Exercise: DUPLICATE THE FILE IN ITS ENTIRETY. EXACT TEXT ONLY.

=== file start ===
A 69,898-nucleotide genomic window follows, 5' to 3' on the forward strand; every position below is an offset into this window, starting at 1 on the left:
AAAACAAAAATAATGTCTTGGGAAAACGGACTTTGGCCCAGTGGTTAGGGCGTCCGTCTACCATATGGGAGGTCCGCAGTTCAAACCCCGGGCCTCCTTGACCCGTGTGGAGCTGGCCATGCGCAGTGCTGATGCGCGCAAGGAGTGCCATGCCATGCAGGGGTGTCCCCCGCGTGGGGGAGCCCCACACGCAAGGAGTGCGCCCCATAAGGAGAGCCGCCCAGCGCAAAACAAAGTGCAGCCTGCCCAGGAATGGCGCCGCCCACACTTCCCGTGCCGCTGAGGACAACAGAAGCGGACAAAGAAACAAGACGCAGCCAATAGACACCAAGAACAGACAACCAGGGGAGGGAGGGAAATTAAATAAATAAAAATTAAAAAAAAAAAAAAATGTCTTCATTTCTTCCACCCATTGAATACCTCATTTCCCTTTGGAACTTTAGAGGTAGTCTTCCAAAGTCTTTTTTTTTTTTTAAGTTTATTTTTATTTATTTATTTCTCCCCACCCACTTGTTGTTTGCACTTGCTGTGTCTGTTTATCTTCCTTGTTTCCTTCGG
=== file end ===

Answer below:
A 69,898-nucleotide genomic window follows, 5' to 3' on the forward strand; every position below is an offset into this window, starting at 1 on the left:
AAAACAAAAATAATGTCTTGGGAAAACGGACTTTGGCCCAGTGGTTAGGGCGTCCGTCTACCATATGGGAGGTCCGCAGTTCAAACCCCGGGCCTCCTTGACCCGTGTGGAGCTGGCCATGCGCAGTGCTGATGCGCGCAAGGAGTGCCATGCCATGCAGGGGTGTCCCCCGCGTGGGGGAGCCCCACACGCAAGGAGTGCGCCCCATAAGGAGAGCCGCCCAGCGCAAAACAAAGTGCAGCCTGCCCAGGAATGGCGCCGCCCACACTTCCCGTGCCGCTGAGGACAACAGAAGCGGACAAAGAAACAAGACGCAGCCAATAGACACCAAGAACAGACAACCAGGGGAGGGAGGGAAATTAAATAAATAAAAATTAAAAAAAAAAAAAAATGTCTTCATTTCTTCCACCCATTGAATACCTCATTTCCCTTTGGAACTTTAGAGGTAGTCTTCCAAAGTCTTTTTTTTTTTTTAAGTTTATTTTTATTTATTTATTTCTCCCCACCCACTTGTTGTTTGCACTTGCTGTGTCTGTTTATCTTCCTTGTTTCCTTCGG